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Joint injuries from running

Tips, tricks, workouts, injury advice.
 

Postby Sarah Simon » Wed Oct 07, 2009 8:41 pm

Mark,

To echo a notion already expressed here: Running is not the best workout for all of us.

I joke with hiking partners, but it's true: I'm the descendent of women built to pull plows in Bavaria, not built to move fast.

Running for fitness is simply not an option for me. While I still played soccer (I quit shortly after turning 30, which I consider a prudent age to lay off this wonderful but joint-thrashing sport) I tried to run to build up my speed and endurance. All I ended up doing was suffering knee pain and developing achilles tendonitis. I soon spent more time in physical therapy than I did running or playing soccer. I had a ortho look me in the eye and say: If you want to remain active into your 40s and beyond, you'll stop running.

So, I'm not one to discourage anyone from taking their fitness to the next level. I think it's great that you've got the drive and discipline to stick to a running regimine. I just want you to consider that maybe running is not the right fitness activity for you.

For comparison/ideas, my fitness regimine is based on heading to the mountains each weekend, briskly walking our dogs 1.5 miles several days a week, yoga and core strengthening. That's it. I'm 35 years old, I can eat whatever and as much as I please and not gain an ounce, and I'd be surprised if anyone on this site who's summitted peaks with me would say I'm slow or out of shape. No running, no suffering, no joint pain.

Take good care of your body, keep up the drive & ambition and MOST IMPORTANTLY: Have fun!

Cheers!

Sarah
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Postby ExcitableBoy » Wed Oct 07, 2009 8:52 pm

FWIW my friend Colin Haley does not run, he claims it hurts his knees, and he is a very fast climber. I think he rides his bike a bit but mostly just climbs all the time.
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Postby John Duffield » Wed Oct 07, 2009 9:38 pm

I took up running in December and am delighted with the results.

I'd been doing Yoga and cycling primarily. I think running is boring to the point of mind-numbing, but it only takes me an hour of running to have the "knackered" feeling of 4 or 5 hours on the bike. Given my schedule, it can be the choice between a good workout and a great one.

That said, I think the Yoga and cycling prepped me to run in the 20 mile a week range right away so it wasn't a waste of time, simply a step along the way.

This past weekend, we took the kids hiking to a mountain we'd done many times before. Afterwards everyone retreated to their bags to rest and get dry except me. I climbed the next mountain. I'd never done that before. My endurance is way better.

As a caution, many of my friends (I'm 60) have problems from injuries they sustained in their teens. You want to be careful here. You're not fully developed.

In the last issue of my Running Clubs magazine, they had an interview with a woman in either her late 70's or early 80's. A really old runner w many Marathons behind her. She said "Never ever run on concrete. Wrecks your joints, bones, ligaments etc." If anybody would know, she would. I was wondering if that would apply to any pavement and decided that would be splitting hairs.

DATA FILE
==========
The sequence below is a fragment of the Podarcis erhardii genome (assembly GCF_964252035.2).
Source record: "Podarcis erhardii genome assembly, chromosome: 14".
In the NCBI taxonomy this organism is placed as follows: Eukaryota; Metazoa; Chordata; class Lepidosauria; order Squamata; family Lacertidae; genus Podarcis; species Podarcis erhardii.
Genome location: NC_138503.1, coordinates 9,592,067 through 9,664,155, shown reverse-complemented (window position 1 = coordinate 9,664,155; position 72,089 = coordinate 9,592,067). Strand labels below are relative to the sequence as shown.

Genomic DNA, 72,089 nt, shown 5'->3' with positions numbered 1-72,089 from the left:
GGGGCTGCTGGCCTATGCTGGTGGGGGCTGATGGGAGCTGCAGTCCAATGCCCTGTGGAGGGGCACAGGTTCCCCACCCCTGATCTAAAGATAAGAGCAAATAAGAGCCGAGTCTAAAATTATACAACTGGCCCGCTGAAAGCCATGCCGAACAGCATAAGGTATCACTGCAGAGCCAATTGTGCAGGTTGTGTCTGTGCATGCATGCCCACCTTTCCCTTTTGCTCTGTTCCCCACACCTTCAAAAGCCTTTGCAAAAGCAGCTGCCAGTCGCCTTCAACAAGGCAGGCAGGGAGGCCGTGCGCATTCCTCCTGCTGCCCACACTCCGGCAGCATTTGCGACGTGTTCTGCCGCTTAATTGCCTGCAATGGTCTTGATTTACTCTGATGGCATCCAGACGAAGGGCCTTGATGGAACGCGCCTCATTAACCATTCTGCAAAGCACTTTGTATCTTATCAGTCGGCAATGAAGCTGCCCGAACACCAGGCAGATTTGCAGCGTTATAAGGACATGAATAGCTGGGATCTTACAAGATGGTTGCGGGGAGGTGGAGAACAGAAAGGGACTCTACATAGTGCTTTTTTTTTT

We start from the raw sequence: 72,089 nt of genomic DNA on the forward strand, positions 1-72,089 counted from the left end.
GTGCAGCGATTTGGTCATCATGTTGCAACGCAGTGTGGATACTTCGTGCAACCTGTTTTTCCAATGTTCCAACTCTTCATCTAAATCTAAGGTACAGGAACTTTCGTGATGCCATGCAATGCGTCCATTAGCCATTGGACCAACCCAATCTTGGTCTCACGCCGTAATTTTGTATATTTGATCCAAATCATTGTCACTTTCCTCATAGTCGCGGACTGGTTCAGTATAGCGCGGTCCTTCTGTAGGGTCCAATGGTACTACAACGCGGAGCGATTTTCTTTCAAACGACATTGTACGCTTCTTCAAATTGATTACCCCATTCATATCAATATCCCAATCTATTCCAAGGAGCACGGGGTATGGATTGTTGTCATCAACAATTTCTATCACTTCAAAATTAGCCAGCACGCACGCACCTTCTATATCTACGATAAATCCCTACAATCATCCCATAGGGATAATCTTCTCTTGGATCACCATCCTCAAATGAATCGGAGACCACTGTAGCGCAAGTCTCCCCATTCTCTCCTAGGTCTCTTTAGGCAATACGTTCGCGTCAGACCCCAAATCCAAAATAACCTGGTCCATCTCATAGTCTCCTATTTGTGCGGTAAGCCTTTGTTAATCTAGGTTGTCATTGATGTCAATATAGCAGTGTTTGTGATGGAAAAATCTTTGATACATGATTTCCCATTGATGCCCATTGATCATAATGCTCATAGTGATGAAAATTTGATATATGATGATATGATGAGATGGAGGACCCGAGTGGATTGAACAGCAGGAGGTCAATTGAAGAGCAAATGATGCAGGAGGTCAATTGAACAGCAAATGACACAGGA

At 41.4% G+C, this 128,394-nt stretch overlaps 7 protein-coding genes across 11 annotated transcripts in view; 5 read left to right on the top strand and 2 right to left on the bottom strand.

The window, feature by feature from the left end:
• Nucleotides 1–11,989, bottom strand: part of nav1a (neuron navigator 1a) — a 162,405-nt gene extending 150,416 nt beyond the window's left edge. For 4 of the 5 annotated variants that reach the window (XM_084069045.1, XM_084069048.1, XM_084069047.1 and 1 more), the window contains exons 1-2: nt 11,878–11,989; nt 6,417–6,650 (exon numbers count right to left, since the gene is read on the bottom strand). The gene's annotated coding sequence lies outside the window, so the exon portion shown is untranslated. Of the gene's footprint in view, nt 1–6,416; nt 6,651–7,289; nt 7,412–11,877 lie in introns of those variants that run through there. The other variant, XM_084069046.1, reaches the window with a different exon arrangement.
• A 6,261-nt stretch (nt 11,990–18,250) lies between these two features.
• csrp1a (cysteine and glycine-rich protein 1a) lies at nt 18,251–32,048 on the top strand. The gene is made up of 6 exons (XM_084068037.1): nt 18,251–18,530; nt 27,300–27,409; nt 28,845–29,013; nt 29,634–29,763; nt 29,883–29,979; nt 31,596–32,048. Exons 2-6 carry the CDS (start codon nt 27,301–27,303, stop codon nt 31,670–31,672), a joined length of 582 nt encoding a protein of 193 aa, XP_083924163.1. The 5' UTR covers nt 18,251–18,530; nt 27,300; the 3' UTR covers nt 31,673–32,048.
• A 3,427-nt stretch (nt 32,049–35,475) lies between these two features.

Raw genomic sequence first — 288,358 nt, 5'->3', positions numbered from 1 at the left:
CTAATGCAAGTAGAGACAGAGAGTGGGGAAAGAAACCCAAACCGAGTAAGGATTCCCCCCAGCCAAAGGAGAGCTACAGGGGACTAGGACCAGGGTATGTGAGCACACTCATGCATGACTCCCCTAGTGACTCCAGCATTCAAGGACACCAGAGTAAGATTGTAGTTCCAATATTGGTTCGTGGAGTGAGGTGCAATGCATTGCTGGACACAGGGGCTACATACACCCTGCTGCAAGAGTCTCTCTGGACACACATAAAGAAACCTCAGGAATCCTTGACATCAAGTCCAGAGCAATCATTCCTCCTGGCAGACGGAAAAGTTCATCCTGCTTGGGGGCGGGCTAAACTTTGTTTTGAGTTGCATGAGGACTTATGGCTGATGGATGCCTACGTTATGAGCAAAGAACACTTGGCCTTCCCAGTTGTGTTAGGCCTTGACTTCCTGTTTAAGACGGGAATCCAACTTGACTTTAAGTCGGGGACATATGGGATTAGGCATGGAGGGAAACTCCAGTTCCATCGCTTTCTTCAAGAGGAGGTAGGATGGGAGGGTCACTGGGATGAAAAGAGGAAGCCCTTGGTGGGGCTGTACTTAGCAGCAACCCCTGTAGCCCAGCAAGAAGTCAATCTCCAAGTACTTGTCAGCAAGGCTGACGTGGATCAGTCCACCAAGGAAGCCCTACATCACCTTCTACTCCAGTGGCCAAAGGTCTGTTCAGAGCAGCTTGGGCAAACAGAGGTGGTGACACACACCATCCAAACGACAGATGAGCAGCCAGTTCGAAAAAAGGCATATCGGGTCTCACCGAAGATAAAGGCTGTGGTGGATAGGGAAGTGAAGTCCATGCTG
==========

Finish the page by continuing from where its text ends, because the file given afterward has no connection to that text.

Try not to run on pavement.
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Postby Haliku » Wed Oct 07, 2009 9:55 pm

Supposedly concrete is 10X harder than asphalt to run on. Dirt/gravel is the best.

John Duffield wrote:In the last issue of my Running Clubs magazine, they had an interview with a woman in either her late 70's or early 80's. A really old runner w many Marathons behind her. She said "Never ever run on concrete. Wrecks your joints, bones, ligaments etc." If anybody would know, she would. I was wondering if that would apply to any pavement and decided that would be splitting hairs.

Try not to run on pavement.
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Postby ExcitableBoy » Wed Oct 07, 2009 10:00 pm

I agree. I do the vast majority of my mileage on trails in the mountains where I live. I run on pavement less than 20 miles a week nowadays.
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Re: Joint injuries from running

Postby CClaude » Wed Oct 07, 2009 10:57 pm

dustyass wrote:
Mark Straub wrote:I freaking get injured all the freaking time from running. I don't know why- I just do. I wear orthotics, go to the school trainer whenever I get hurt, but it still happens. And it's not just one thing- my list this season (1 month) includes, but is not limited to:

-Shin splints
-Achilles tendon pain in left ankle
-Tendonitis in right ankle
-Sprained right foot
-Knee trouble
-Hip pain

Why? Climbing certainly doesn't degrade me like this (hiking sometimes, but not so bad as running)?

Also check around. Our local hospital does free athletic analysis to identify running/gait defects (ie: pronation or supernation) along with joint stability. They only do it once a month though.

I don't even run that far, just like 35 miles a week.

-Mark

Have you ever had your running gait and foot/ankle pronation observed at a running specialty store, not at a Footlocker or Sports Authority, but at a place that specializes in only running? It is possible that even with your orthotics your foot may require a different type of shoe depending on your pronation. There are neutral, motion control, and stability shoes and they are all catered to people with different foot/ankle pronation. When you get hooked up with the right shoe perhaps many of these injuries will subside.
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Postby Mark Straub » Thu Oct 08, 2009 5:06 am

Thanks everybody for all your help and advice. One of the reasons I run is because I'm on the crosscountry team and have been for 2 1/2 years, so I can't quit now. I think the main reason I get so injured would be because I work hard and we run almost entirely on concrete. Thanks for the heads up about getting injured- I'll stay away from it twice as hard now.

I can't give up running though, I don't like it, but I have committed to a sport and I will finish it out. And much as I don't like it, it does make me a lot stronger for climbing, especially since I am lucky to get out one day a week, lacking a car and established partners.